I'm a big fan of what Humble Bundle (http://humblebundle.com/) has done with indie gaming (and has since expanded to other media like books). I'm curious to see how this progresses.
Hello, I wrote itch.io. Feel free to ask me anything.
Hey, @moonscript! Welcome.
In your blog post you described your distaste for some of the existing indie game distro platforms but what motivated you to build itch.io? What are you long term plans with the site?
The biggest motivator was that there was nothing simple that allowed you to host a game without a bunch of crap on the page. When I originally conceived the idea it was a quick way to make homepages for games where the game is the focus. I soon realized I could append a buy button to the page and get a complete storefront.
I looked through PayPal's API (I now support Amazon Payments and Stripe BTW) and realized I could add a pretty solid system without any obnoxious limitations about being paid: delayed payments, having to hit a minimum amount, having to be approved. Thus I gave game developers a platform to instantly sell their game. All the people I have spoken to have told me that itch.io is the quickest and simplest storefront to sell a game on.
My long term goal might sound ambitious but I'd like to eventually host all games. I say this because I'm not trying to build a traditional storefront but rather a place to build game pages that happens to support purchasing. Free downloadable games and web games already make up a large portion of the games on the site. You'll never see content generated by people other than the developers on a game page unless they manually place it there. So itch.io is just a quick and easy way to create the page which you'd be proud to call the homepage of your game (well, ideally, still refining the page designer!)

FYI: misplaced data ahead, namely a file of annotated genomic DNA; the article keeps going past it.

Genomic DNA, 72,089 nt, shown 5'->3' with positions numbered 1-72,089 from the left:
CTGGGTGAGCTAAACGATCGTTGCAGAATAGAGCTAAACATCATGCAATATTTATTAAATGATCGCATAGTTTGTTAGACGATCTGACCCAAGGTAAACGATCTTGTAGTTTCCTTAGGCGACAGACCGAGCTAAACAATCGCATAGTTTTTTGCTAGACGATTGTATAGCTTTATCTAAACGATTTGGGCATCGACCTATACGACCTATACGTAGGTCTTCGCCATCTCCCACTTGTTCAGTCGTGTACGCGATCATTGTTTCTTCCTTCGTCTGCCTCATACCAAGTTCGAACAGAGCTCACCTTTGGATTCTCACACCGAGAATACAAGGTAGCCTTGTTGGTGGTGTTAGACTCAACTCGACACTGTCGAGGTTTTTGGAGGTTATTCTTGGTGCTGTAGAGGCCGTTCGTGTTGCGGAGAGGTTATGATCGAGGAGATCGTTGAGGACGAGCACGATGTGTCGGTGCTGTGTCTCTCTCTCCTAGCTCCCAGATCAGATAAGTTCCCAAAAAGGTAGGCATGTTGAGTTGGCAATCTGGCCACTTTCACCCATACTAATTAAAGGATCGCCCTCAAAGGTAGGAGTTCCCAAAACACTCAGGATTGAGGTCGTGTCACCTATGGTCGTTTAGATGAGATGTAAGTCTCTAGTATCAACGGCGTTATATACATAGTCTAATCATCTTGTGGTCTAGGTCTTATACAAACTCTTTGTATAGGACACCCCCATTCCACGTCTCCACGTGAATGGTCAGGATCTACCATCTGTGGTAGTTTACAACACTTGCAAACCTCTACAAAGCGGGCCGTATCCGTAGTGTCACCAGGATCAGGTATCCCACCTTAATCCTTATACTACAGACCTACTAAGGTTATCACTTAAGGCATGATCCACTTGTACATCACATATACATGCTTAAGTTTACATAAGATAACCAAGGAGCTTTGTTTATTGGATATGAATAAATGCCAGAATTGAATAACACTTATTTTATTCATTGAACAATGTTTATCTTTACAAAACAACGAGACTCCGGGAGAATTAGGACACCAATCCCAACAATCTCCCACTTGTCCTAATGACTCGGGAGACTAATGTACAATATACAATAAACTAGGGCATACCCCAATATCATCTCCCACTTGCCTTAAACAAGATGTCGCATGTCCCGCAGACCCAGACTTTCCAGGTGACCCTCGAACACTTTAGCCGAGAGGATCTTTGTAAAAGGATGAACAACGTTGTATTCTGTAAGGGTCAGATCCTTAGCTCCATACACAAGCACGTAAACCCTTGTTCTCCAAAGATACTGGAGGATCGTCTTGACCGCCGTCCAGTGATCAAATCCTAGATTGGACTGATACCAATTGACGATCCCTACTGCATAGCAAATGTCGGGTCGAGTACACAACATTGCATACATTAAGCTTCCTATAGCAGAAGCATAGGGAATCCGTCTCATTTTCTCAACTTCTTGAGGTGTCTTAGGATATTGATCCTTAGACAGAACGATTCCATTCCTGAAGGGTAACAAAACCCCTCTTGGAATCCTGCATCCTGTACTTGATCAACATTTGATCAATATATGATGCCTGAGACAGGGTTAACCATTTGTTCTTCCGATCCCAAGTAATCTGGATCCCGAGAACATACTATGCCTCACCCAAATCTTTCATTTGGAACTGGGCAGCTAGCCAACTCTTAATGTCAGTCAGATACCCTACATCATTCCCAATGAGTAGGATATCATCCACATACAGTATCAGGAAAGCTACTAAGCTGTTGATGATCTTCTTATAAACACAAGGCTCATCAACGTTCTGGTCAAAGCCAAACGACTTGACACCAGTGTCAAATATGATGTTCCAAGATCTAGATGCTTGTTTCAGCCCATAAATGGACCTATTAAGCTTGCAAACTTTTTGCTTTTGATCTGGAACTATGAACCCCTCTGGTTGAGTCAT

Nice, @moonscript! What's your favorite game(s) on the site right now?
ah, there's a bunch of good ones.
Here's my favorite that I've bought:
Here are some pretty sweet free games:
Also the browse page sorts by popularity, so, for example, you can see what free games people are talking about: http://itch.io/browse/price-free
@moonscript I love the experimentalism and randomness of indie gaming. :)
How did you get indie game devs on board?
I enjoy exploring the creative games available on https://itch.io/
I suggest concealing each game available on itch that has had consecutive interaction behind a Patreon link, this way, if people do have interest in supporting the development of the game that is getting heavy traffic then the option is available. While $ is not always the motive, still, you don't have to make a Patreon contribution mandatory - it's simply an option on the side that is presented before accessing the game, for example, one way to adopt this within your current UX would be to introduce a timer-button that counts down from 15 seconds waiting for the user to click [ Support on Patreon before you play ? ] - with a clear red tagline under the button saying " Not Required to Access Gameplay "
After the timer reaches 0 the button could turn into a message [ Click here to enjoy your indie game! ] . This same button could be made available to players after they finish a gaming session as well. This way you try to engage players who enjoy games with a crowd-source-support-system that can help the game be further developed.
Games by price
The 2017 Fantastic Arcade Bundle
Six new games from the creators of PANORAMICAL, FJORDS, BEGLITCHED & more!
Solve elaborate puzzles, locate lost treasures, explore hidden volts, and unravel an ancient mystery.
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